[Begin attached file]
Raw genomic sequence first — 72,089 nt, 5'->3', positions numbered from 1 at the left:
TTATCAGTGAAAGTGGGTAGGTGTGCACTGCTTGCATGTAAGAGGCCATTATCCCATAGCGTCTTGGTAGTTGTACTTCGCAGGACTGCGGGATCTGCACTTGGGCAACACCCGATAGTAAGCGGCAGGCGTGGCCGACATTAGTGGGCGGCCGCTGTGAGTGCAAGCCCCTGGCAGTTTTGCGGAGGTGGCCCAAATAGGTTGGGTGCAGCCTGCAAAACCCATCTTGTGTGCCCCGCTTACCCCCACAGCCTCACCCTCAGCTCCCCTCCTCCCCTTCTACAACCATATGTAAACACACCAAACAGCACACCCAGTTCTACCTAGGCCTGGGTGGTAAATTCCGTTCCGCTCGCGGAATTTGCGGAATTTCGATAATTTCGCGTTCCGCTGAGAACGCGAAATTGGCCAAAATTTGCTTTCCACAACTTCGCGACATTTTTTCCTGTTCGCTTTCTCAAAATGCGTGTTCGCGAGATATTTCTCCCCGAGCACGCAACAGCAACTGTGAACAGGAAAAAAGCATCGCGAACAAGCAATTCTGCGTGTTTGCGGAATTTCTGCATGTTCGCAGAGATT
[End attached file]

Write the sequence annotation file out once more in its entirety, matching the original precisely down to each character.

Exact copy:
Raw genomic sequence first — 72,089 nt, 5'->3', positions numbered from 1 at the left:
TTATCAGTGAAAGTGGGTAGGTGTGCACTGCTTGCATGTAAGAGGCCATTATCCCATAGCGTCTTGGTAGTTGTACTTCGCAGGACTGCGGGATCTGCACTTGGGCAACACCCGATAGTAAGCGGCAGGCGTGGCCGACATTAGTGGGCGGCCGCTGTGAGTGCAAGCCCCTGGCAGTTTTGCGGAGGTGGCCCAAATAGGTTGGGTGCAGCCTGCAAAACCCATCTTGTGTGCCCCGCTTACCCCCACAGCCTCACCCTCAGCTCCCCTCCTCCCCTTCTACAACCATATGTAAACACACCAAACAGCACACCCAGTTCTACCTAGGCCTGGGTGGTAAATTCCGTTCCGCTCGCGGAATTTGCGGAATTTCGATAATTTCGCGTTCCGCTGAGAACGCGAAATTGGCCAAAATTTGCTTTCCACAACTTCGCGACATTTTTTCCTGTTCGCTTTCTCAAAATGCGTGTTCGCGAGATATTTCTCCCCGAGCACGCAACAGCAACTGTGAACAGGAAAAAAGCATCGCGAACAAGCAATTCTGCGTGTTTGCGGAATTTCTGCATGTTCGCAGAGATT